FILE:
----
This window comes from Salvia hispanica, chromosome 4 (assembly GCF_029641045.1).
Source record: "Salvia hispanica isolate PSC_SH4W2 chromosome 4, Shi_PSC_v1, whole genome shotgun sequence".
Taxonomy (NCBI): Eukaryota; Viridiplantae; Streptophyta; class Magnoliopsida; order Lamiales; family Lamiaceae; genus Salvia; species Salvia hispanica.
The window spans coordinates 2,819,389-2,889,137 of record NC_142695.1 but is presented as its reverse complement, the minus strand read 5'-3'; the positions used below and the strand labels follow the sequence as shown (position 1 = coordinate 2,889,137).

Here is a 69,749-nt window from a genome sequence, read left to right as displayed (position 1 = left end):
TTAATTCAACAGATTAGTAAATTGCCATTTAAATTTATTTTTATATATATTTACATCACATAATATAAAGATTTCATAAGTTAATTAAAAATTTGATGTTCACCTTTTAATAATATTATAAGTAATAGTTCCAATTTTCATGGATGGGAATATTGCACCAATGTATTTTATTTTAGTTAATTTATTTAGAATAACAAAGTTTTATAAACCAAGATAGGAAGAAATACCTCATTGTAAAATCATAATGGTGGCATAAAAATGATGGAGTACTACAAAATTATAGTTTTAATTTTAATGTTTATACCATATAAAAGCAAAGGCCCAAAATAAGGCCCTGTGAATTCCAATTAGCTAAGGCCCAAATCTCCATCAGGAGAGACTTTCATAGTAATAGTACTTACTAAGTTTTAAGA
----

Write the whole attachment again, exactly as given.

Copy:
This window comes from Salvia hispanica, chromosome 4 (assembly GCF_029641045.1).
Source record: "Salvia hispanica isolate PSC_SH4W2 chromosome 4, Shi_PSC_v1, whole genome shotgun sequence".
Taxonomy (NCBI): Eukaryota; Viridiplantae; Streptophyta; class Magnoliopsida; order Lamiales; family Lamiaceae; genus Salvia; species Salvia hispanica.
The window spans coordinates 2,819,389-2,889,137 of record NC_142695.1 but is presented as its reverse complement, the minus strand read 5'-3'; the positions used below and the strand labels follow the sequence as shown (position 1 = coordinate 2,889,137).

Here is a 69,749-nt window from a genome sequence, read left to right as displayed (position 1 = left end):
TTAATTCAACAGATTAGTAAATTGCCATTTAAATTTATTTTTATATATATTTACATCACATAATATAAAGATTTCATAAGTTAATTAAAAATTTGATGTTCACCTTTTAATAATATTATAAGTAATAGTTCCAATTTTCATGGATGGGAATATTGCACCAATGTATTTTATTTTAGTTAATTTATTTAGAATAACAAAGTTTTATAAACCAAGATAGGAAGAAATACCTCATTGTAAAATCATAATGGTGGCATAAAAATGATGGAGTACTACAAAATTATAGTTTTAATTTTAATGTTTATACCATATAAAAGCAAAGGCCCAAAATAAGGCCCTGTGAATTCCAATTAGCTAAGGCCCAAATCTCCATCAGGAGAGACTTTCATAGTAATAGTACTTACTAAGTTTTAAGA